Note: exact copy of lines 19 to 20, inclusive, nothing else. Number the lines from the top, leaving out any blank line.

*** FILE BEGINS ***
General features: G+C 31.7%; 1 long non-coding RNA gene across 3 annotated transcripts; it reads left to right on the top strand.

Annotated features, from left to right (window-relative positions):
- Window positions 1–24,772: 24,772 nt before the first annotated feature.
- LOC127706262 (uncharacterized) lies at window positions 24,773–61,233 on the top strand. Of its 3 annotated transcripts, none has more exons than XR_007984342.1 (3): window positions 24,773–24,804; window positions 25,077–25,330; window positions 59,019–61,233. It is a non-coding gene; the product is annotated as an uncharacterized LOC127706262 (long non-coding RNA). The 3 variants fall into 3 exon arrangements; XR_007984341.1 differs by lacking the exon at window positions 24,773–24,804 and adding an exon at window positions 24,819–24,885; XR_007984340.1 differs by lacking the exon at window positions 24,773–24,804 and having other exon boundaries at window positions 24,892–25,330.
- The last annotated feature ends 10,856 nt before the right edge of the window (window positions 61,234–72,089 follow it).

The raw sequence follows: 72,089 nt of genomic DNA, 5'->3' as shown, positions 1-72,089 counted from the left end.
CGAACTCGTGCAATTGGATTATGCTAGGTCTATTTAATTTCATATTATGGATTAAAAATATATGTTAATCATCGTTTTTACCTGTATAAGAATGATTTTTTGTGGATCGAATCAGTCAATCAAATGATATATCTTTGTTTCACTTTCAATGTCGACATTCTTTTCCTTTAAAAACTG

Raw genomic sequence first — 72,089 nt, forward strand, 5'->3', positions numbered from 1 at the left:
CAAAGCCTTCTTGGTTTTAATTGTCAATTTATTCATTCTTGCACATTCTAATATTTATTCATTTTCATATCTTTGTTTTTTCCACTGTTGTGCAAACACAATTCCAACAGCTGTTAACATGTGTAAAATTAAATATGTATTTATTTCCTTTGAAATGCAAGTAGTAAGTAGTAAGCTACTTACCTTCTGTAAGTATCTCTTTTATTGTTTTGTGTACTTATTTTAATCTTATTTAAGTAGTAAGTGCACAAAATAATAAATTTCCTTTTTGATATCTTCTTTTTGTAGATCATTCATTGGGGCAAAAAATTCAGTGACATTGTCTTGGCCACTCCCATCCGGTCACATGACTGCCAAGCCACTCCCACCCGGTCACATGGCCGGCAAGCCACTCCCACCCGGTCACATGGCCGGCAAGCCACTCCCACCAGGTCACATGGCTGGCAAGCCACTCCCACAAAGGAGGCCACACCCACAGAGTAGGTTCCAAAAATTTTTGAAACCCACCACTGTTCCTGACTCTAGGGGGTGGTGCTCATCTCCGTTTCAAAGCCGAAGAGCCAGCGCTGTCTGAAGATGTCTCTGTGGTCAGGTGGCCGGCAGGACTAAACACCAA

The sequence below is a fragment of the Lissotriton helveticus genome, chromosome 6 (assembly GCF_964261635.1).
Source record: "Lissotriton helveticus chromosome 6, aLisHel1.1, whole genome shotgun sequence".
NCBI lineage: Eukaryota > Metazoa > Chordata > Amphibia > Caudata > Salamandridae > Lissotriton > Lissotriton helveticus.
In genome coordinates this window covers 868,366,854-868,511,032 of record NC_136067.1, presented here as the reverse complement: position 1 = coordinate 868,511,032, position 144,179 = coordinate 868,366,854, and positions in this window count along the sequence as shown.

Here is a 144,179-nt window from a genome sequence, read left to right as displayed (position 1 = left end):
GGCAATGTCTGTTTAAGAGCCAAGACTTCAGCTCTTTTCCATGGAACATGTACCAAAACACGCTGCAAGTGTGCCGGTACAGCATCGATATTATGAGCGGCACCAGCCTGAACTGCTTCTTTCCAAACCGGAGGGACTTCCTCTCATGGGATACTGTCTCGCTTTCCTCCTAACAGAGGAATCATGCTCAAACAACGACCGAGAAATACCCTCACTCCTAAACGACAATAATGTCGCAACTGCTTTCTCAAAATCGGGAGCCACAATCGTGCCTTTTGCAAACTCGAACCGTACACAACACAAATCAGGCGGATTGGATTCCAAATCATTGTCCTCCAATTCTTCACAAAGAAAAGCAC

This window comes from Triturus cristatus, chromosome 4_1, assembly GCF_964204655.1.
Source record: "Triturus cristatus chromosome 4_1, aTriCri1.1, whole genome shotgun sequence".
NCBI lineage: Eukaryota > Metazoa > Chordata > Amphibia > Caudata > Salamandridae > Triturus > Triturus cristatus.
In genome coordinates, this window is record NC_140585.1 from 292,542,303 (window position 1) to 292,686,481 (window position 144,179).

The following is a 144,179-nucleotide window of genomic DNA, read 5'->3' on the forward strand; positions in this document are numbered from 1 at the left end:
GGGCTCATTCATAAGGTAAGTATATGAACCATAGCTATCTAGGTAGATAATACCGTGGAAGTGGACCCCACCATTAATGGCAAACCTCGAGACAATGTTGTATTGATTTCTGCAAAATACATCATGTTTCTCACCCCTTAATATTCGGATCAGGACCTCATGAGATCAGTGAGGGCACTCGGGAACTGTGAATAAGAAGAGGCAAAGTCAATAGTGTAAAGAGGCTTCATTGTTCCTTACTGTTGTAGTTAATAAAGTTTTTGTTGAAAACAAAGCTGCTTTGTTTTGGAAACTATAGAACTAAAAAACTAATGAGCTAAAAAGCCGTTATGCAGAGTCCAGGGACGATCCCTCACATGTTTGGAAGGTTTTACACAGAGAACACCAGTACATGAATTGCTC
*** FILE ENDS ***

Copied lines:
In genome coordinates, this window is record NC_140585.1 from 292,542,303 (window position 1) to 292,686,481 (window position 144,179).

The following is a 144,179-nucleotide window of genomic DNA, read 5'->3' on the forward strand; positions in this document are numbered from 1 at the left end: